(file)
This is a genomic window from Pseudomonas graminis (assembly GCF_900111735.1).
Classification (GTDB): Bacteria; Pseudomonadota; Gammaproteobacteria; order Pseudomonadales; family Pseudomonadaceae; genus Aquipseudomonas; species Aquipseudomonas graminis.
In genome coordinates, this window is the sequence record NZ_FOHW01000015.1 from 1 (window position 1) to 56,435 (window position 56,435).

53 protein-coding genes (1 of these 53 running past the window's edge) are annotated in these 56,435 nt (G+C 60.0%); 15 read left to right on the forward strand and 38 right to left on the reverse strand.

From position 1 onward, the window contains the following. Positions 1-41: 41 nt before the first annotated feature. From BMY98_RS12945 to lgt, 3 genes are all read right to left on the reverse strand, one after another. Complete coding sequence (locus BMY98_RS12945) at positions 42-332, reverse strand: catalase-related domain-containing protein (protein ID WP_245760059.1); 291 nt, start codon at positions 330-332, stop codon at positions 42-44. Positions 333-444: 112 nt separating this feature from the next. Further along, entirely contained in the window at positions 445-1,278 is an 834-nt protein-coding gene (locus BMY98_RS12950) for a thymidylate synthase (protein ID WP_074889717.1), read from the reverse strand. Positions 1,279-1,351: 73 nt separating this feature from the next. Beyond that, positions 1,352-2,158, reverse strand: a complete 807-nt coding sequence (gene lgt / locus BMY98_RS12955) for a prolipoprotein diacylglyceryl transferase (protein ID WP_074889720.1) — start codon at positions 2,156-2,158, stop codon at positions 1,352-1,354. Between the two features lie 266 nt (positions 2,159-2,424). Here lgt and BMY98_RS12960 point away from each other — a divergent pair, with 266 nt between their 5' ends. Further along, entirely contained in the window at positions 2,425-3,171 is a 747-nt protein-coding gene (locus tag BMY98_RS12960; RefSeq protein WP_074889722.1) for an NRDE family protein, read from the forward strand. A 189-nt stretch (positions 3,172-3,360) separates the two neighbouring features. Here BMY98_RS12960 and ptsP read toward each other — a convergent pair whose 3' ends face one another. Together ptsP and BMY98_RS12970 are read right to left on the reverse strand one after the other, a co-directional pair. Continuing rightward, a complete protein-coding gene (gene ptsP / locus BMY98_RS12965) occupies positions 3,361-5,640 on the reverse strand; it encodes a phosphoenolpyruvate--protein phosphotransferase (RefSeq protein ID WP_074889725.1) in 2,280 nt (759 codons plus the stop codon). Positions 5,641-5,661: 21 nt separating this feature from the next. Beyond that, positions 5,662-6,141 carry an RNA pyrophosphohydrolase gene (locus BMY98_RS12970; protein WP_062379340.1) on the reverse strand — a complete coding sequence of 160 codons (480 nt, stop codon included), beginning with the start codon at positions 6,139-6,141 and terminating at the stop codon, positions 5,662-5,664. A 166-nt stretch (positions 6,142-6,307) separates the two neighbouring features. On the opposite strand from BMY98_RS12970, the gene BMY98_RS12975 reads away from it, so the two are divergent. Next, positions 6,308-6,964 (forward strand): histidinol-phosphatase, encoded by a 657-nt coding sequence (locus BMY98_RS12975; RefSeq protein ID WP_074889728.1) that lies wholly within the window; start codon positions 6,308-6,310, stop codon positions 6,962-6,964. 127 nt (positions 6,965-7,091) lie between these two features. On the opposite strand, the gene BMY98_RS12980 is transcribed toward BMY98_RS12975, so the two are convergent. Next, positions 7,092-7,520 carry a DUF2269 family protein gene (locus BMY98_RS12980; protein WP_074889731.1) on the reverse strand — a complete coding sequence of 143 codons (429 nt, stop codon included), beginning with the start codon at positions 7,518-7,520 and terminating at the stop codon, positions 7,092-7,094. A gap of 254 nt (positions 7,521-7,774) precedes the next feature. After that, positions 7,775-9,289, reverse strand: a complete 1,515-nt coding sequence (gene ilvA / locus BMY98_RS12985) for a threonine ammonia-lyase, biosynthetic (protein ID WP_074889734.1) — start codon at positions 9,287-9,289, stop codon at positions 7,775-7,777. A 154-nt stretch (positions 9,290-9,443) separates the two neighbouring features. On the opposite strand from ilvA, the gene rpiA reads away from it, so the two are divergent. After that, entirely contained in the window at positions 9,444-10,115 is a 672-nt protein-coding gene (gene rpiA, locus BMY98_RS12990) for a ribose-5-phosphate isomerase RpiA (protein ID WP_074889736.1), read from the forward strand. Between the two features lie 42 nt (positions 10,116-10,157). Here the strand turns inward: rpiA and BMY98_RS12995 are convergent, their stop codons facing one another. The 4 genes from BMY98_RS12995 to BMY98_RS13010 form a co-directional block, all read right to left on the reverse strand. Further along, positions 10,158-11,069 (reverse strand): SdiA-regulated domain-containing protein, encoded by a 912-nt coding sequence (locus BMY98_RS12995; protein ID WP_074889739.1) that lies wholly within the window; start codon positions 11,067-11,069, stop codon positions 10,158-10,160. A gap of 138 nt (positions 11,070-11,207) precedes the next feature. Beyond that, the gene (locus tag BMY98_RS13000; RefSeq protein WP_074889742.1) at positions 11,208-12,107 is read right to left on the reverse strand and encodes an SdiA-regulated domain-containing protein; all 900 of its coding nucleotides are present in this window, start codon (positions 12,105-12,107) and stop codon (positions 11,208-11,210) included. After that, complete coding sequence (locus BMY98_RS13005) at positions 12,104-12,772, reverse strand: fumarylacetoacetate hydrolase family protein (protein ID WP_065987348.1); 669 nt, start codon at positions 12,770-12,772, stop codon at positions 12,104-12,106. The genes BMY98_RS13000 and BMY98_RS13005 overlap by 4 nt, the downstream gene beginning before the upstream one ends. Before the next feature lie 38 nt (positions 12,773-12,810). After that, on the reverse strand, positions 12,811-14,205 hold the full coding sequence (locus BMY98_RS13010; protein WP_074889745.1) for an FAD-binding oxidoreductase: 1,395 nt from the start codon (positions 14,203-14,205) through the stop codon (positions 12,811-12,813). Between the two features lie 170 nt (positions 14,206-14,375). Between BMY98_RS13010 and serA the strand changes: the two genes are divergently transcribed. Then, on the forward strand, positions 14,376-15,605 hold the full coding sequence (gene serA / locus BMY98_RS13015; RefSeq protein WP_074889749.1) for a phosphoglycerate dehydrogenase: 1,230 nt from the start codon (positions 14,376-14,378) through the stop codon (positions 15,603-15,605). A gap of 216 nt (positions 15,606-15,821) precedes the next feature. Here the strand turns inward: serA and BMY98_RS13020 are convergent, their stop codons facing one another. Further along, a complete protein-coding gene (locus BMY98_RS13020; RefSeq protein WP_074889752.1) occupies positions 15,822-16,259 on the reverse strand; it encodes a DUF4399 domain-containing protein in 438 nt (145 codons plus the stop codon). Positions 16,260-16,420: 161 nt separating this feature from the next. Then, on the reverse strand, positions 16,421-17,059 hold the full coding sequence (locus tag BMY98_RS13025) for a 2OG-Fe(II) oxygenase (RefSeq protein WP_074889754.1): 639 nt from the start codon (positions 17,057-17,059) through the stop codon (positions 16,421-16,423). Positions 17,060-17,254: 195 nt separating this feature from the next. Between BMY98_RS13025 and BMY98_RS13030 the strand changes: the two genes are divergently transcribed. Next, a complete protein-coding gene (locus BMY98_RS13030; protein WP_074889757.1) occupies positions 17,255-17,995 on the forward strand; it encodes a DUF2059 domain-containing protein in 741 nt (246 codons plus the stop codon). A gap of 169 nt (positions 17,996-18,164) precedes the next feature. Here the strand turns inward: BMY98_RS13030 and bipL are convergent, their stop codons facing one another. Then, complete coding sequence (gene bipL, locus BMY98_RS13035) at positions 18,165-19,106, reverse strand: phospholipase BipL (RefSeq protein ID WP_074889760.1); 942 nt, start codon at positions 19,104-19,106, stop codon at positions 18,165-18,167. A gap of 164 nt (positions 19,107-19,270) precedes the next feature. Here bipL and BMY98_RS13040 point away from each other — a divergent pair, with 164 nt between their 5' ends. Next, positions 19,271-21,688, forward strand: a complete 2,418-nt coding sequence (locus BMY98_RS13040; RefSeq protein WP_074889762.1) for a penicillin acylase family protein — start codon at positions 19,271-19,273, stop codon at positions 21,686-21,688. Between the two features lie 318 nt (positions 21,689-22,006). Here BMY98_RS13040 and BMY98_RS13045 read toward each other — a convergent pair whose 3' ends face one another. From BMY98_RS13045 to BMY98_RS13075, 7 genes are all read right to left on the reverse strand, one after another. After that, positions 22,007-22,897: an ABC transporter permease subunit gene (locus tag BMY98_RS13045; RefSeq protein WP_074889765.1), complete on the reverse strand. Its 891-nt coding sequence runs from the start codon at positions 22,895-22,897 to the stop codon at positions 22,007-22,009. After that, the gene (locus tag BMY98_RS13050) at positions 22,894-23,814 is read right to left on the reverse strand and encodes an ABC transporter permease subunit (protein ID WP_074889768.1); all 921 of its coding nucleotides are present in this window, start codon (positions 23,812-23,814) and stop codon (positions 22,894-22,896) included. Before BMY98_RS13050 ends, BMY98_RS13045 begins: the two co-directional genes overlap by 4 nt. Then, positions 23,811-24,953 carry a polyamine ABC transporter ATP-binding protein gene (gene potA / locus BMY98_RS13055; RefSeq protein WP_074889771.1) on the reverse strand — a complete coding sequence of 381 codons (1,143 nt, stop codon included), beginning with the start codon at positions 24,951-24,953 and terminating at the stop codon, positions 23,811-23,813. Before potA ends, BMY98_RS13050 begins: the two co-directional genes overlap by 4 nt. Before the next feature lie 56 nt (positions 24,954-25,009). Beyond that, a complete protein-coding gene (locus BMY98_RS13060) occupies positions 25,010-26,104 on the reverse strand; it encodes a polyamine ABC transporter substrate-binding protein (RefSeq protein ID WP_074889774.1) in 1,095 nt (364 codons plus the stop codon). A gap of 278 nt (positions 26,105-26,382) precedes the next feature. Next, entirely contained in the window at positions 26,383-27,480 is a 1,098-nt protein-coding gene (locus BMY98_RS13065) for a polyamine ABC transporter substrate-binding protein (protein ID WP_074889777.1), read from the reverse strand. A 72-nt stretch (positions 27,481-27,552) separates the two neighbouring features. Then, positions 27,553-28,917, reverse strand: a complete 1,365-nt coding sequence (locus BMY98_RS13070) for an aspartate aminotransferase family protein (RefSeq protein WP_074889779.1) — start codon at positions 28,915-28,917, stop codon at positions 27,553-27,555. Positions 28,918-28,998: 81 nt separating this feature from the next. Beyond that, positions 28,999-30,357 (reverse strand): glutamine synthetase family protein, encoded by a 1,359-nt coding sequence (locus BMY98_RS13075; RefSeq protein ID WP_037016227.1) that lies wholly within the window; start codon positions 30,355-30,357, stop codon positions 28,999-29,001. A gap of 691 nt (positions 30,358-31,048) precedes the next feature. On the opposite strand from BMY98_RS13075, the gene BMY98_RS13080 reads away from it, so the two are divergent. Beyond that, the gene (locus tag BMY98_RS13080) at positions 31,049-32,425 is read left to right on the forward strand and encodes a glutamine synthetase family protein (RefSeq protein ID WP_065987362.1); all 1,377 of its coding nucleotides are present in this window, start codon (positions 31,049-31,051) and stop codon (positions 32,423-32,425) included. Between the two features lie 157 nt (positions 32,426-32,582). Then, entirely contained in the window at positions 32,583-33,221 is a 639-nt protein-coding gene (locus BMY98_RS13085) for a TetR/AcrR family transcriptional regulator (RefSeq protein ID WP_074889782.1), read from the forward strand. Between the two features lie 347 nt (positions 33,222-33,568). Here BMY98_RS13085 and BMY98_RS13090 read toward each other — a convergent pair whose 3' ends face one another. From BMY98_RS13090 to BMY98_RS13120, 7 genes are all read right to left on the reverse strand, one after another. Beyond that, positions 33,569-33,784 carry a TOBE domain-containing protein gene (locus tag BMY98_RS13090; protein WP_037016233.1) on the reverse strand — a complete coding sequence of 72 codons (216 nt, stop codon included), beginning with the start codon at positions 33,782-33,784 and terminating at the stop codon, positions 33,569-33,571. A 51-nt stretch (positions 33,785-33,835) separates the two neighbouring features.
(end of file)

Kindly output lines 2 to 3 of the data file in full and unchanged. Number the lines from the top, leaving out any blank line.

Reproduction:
Classification (GTDB): Bacteria; Pseudomonadota; Gammaproteobacteria; order Pseudomonadales; family Pseudomonadaceae; genus Aquipseudomonas; species Aquipseudomonas graminis.
In genome coordinates, this window is the sequence record NZ_FOHW01000015.1 from 1 (window position 1) to 56,435 (window position 56,435).